associated under specific conditions. Forms
    2-stranded hybrid complex.
  • Hybrid complex then heated until dissociation.
  • Higher numbers of shared base pairs lead to
    increased thermal stability, so the more similar
    the DNA, the higher the heat required for
    dissociation.

17
Biochemical Evidence
  • Problems with DNA/DNA Hybridization
  • Differences may reflect adaptive radiation (and
    associated rapid DNA change) rather than distant
    ancestry
  • Natural selection acts on phenotype not on
    genotype (convergence is also possible within
    DNA)
  • There is some argument over how accurately
    thermal stability reflects actual DNA sequences.
  • DNA/DNA hybridization not used much anymore.

18
Biochemical Evidence
  • DNA Sequencing measures genetic similarity of a
    portion of the genome (usually certain specific
    genes) directly.
  • Measures nucleotide sequences of certain genes
    directly (often use mitochondrial DNA)
  • Most direct measure of genetic similarity and the
    common method for deriving phylogenies currently.
  • Usually will use several genes to verify
    phylogeny.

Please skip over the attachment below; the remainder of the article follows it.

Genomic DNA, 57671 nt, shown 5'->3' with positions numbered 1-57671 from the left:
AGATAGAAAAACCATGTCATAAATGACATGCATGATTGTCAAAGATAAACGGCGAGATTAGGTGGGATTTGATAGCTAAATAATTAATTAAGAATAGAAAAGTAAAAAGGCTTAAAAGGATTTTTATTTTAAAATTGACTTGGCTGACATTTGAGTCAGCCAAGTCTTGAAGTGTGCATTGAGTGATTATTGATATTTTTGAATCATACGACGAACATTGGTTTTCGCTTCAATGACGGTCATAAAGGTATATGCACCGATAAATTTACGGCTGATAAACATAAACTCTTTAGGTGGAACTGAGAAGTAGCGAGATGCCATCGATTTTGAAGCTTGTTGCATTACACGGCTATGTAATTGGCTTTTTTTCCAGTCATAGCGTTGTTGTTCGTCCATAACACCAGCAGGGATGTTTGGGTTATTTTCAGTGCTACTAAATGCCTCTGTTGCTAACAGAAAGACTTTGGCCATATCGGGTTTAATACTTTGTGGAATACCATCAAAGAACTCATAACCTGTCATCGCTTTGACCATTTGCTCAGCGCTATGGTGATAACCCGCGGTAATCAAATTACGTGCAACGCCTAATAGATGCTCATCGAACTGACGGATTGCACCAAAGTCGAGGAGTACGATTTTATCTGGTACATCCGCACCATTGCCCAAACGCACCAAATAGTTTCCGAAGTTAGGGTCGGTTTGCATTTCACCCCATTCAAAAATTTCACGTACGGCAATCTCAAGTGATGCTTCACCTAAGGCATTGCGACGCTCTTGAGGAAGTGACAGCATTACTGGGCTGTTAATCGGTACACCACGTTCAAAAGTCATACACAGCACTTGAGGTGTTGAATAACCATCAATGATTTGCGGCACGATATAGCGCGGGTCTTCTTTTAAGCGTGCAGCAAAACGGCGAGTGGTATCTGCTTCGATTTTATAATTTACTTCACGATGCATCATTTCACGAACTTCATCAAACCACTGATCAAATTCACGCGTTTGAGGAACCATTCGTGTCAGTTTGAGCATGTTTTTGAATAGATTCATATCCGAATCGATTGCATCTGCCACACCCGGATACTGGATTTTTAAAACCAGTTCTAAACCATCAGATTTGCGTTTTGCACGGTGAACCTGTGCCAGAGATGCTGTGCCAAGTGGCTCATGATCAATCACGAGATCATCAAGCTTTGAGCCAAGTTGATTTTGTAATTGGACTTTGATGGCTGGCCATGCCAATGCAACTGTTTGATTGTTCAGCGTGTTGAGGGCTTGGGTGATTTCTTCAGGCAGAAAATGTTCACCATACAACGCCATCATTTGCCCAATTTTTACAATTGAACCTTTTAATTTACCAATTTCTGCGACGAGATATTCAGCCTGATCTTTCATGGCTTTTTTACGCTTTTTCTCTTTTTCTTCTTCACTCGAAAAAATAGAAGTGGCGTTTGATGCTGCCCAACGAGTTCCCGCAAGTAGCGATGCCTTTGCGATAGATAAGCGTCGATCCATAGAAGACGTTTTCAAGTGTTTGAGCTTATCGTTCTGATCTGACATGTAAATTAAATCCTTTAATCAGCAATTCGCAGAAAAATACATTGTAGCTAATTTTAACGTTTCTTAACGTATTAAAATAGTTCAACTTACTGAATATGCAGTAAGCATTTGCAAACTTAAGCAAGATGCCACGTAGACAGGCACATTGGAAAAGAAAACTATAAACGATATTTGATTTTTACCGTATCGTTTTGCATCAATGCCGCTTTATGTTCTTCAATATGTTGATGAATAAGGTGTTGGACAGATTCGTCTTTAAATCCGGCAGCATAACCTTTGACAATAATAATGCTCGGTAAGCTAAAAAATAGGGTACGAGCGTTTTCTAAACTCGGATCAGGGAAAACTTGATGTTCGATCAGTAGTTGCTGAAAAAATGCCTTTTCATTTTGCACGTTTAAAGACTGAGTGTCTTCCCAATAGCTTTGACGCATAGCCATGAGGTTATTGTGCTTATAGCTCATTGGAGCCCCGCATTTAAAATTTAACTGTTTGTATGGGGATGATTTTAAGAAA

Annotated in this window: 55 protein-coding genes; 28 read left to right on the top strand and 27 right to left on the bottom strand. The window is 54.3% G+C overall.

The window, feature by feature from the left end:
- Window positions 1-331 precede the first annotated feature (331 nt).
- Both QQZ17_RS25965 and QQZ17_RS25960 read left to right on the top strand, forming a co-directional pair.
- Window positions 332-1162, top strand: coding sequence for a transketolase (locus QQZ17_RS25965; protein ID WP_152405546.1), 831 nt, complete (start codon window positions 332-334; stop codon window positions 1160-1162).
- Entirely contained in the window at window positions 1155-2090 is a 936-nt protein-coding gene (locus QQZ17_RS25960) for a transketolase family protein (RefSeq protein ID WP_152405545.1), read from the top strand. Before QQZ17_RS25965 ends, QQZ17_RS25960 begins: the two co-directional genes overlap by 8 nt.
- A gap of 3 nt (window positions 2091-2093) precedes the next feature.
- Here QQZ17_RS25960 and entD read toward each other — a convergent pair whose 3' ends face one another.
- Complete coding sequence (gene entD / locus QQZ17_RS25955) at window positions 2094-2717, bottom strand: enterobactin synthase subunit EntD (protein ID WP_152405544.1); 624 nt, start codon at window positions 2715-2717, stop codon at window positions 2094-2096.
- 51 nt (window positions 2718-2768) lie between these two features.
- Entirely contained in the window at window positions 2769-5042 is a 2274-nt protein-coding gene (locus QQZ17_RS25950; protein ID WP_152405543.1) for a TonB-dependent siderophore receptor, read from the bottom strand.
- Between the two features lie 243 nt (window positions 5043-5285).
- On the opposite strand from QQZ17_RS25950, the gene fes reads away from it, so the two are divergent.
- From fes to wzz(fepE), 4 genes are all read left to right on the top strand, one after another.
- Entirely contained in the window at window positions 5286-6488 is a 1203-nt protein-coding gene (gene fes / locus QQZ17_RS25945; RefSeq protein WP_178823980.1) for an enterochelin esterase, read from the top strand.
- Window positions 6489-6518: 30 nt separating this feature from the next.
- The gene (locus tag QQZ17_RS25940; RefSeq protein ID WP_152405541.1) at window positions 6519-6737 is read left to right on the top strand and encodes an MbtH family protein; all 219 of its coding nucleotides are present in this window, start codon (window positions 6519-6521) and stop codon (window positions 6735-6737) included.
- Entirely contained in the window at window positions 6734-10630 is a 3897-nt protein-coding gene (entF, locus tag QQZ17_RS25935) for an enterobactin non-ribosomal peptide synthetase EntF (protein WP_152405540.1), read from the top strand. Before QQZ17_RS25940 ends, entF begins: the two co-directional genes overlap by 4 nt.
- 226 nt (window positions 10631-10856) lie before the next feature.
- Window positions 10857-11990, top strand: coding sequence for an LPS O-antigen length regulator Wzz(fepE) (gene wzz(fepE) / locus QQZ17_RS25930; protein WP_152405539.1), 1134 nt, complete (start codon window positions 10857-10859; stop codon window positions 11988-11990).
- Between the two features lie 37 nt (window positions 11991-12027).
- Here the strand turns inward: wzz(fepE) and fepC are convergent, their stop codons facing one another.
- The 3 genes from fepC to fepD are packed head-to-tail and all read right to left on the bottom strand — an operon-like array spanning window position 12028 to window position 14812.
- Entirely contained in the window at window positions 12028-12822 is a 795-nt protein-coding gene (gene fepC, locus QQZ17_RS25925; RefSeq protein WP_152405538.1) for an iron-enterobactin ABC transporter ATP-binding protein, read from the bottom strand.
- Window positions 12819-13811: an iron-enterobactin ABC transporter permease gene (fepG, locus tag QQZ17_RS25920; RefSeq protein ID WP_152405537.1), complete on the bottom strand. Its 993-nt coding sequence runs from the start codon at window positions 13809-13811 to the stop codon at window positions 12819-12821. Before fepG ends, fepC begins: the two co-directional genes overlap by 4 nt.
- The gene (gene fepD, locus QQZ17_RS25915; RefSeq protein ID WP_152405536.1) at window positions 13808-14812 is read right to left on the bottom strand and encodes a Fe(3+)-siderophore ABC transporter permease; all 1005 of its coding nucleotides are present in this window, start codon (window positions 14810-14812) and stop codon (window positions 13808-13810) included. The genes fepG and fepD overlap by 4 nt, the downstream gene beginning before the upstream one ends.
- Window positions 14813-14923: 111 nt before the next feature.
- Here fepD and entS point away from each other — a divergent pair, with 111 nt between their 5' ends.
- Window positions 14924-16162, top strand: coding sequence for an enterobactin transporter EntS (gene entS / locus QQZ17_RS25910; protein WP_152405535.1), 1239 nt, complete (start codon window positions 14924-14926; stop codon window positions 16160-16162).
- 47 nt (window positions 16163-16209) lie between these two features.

19
Supplementary Evidence
  • Behavior related species should show similar
    unique (derived) behaviors
  • Example New World Vultures historically assigned
    to Falconiformes based on morphology. Share
    unique habit of urinating on legs to increase
    heat loss when hot with storks (Ciconiiformes).
    DNA evidence supports relationship with storks.
  • Biogeography ranges of closely related forms
    should be geographically closer than more
    distantly related forms.

20
Supplementary Evidence
  • Karyotypes shapes and numbers of chromosomes.
    Again, should be most similar between closely
    related species.
  • Ectoparasites external parasites are often
    specific for a particular species of bird.
    Closely related birds should have similar
    ectoparasites since they evolved along with the
    birds.
  • TAKE HOME systematics is not a static science,
    but is dynamic, changing as new information comes
    to light.